Kids Count Info-graphics

In 2013, KIDS COUNT launched a new effort to share important data and inspire policy action for West Virginia’s kids using “info-graphics.”  Info-graphics are simply graphic visual representations of information, data or knowledge that present complex information quickly and clearly. Below, are brief descriptions of each KIDS COUNT info-graphic along with links to the full PDFs.

Here’s how you can use the KIDS COUNT info-graphics in your community…

  • Incorporate the infographic’s data or policy recommendations into your own outreach and advocacy efforts.
  • Use our press release as a starting point for your own.
  • Print and distribute your own copies of the PDF.
  • Create a hotlink from your website to this page.
  • Invite KIDS COUNT to speak to your group about the data and the solutions.
One in three West Virginia children (32%) under age six lives in a family with an income below the federal poverty level.

That means 38,000 of the state’s youngest kids are at risk of starting school significantly behind their wealthier classmates and never catching up to them academically.

In our March 2014 info-graphic, Closing the Achievement Gap, KIDS COUNT details how income affects achievement, and what can be done to give every West Virginia child a fair shot at success.

Download a PDF of Closing the Achievement Gap

More than 1 in 4 West Virginia women smokes while pregnant, which is the highest pregnancy smoking rate in the nation and more than 3 times the national average.

In this child well-being info-graphic, released in September of 2014, KIDS COUNT examines the ways in which West Virginia’s perennial highest-in-the-nation pregnancy smoking rate is putting the state’s babies in danger.

The report also outlines steps policymakers can take to protect babies, including more funding for successful smoking prevention efforts aimed at teens and an increase in the state’s tobacco tax.

Download a PDF of Born Smoking

The 2013 Data Book features a pull-out “info-graphic” called “The Big Payoff:  Why We Should Be (But Aren’t) Investing the Most in WV’s Youngest Kids.” The info-graphic outlines, for first time, the dire shortage of high-quality childcare programs for the state’s youngest children.

The info-graphic also features a chart from Nobel Prize-winning economist James Heckman, who has proven that investments in our youngest children have the highest returns of any age group.   According to KIDS COUNT, fewer than 1,700 children under six who need childcare are in care that meets the highest quality standard:  nationalstate should be investing more in its youngest children. national data for why the accreditation. Furthermore, the state ranks 45th out of the 50 states in the number of three- and four-year olds enrolled in pre-school, and only one in five West Virginia three-year-olds is enrolled in a pre-school program.  The shortage of high-quality childcare programs and low pre-school participation rates stand in sharp contrast to the findings of a 2005 Marshall University study showing the state could earn a $5.20 return for every dollar it invests in high-quality early child development programs.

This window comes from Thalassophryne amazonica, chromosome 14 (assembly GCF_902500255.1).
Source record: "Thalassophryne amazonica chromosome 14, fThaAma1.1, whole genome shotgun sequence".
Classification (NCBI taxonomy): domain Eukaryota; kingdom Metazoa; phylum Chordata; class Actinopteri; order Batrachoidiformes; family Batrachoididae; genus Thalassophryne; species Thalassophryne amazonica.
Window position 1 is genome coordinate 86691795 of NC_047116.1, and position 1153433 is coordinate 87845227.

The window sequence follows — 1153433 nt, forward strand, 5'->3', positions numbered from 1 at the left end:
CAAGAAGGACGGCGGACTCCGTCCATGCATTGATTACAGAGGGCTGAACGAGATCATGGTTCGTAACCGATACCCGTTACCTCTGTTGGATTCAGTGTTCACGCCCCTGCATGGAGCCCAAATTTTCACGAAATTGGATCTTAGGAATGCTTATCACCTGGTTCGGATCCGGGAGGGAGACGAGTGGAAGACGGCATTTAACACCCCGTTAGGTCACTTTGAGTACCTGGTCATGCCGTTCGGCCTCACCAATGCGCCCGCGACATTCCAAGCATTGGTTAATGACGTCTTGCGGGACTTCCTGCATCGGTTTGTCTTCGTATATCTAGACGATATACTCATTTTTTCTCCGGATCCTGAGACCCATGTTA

Download a PDF of The Big Payoff 

Are West Virginia’s fourth graders “reading to learn”? That’s the question West Virginia KIDS COUNT poses in our latest info-graphic released, and, the answer, according to the National Assessment of Educational Progress (NAEP), is a very clear, “No.”  More than seven in ten (73%) West Virginia students are not reading proficiently at the end of third grade, which is five percentage points worse than the national average (68%). Research shows that three out of four of those students will remain poor readers throughout high school, and one in six will not graduate.

Download a PDF of 4th Grade Reading Proficiency

Our inaugural infographic was published in conjunction with our 2013 KIDS COUNT Data Book and focused on West Virginia’s teen pregnancy rates.  The poster-sized graphic uses a county-by-county bar graph and color-coded state map to demonstrate how the increase in teen births is particularly acute in eight southern and central West Virginia counties. McDowell County’s rate is by far the highest at 95.76 per thousand teens. That rate is nearly seven times higher than Monongalia County, which boasts the state’s lowest teen birth rate, and more than twice the state average of 45 per thousand in 2010. KIDS COUNT’s West Virginia teen pregnancy info-graphic is available as a pull-out poster in the 2012 Data Book.

Download a PDF of Teen Pregnancy in WV

West Virginia KIDS COUNT has taken a good look at the numbers, and the picture is very clear: Race has a strong, negative impact on the well-being of West Virginia’s African-American families and kids. KIDS COUNT examined eight key measures of family economic status, child health and educational achievement and found that, in every instance, African-American families and kids are fairing even more poorly than their white counterparts, often by very significant margins. For instance, nearly six in ten (57%) African-American kids under five live in poverty; while one in four (27%) white children under five is poor.

Download the PDF of Real Talk on Race.